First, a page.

As bland an unimaginative as any major brand. The bags are flavour colour coded. There is a cartoon like circle around the giant branding that features, presumably, a line drawing of a factory. The little Tayto man is also in the corner; presented like a 1980s game show host. There are also a couple of Crisps.
To crunch these Crisps was almost like munching through a bygone age. The prevalence and advanced crunch of the modern Handcooked Crisp make these somewhat poor relations in comparison. You can literally turn the Crisp to mush through crunching with your tongue, such is their thinness.
The texture of these Crisps was fairly basic. There were few oil boils, not much colouring, and virtually no skin on edges. Oh, and no seasoning visible.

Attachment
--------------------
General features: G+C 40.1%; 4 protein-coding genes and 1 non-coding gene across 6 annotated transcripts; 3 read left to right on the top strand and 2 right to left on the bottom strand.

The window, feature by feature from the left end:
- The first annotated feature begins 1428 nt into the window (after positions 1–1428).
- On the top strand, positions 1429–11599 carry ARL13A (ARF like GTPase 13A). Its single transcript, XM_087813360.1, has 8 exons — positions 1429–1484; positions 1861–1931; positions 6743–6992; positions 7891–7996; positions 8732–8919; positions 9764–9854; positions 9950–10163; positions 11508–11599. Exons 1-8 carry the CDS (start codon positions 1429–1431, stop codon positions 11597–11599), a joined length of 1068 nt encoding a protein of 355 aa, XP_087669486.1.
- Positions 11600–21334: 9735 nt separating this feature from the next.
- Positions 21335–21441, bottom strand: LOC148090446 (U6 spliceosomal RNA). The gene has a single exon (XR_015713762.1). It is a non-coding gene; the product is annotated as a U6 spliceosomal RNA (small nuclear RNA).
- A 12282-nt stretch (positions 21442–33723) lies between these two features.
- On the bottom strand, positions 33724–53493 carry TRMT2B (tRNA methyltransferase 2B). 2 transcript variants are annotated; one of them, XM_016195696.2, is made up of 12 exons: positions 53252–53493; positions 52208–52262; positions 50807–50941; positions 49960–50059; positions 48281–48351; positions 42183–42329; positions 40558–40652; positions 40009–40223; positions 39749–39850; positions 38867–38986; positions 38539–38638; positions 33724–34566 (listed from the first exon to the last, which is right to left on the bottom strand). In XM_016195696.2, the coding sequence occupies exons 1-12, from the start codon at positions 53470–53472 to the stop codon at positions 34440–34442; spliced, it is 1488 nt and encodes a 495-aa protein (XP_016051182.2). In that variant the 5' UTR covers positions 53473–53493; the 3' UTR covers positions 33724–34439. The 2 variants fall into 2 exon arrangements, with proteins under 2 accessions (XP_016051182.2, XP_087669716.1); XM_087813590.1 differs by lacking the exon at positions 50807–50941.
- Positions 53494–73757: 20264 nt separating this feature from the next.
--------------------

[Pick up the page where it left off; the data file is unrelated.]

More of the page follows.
A Nose Plunge Test revealed a remarkably genuine aroma of both Cheese and Onion. We have not come across such a reliable representation of the smell. It is at this juncture that we should remind readers that these Crisps are not just the World’s first Cheese & Onion Crisp, but the world’s first flavoured Crisp. It would therefore be pretty difficult to claim that the first flavour is not the best example of the flavour, and the most reliable barometer for all subsequent flavours. We however, will claim that these are not the best example of Cheese & Onion Crisps that we have ever tasted. Although the combination works very well and is balanced beautifully, they were also just ever so slightly salty.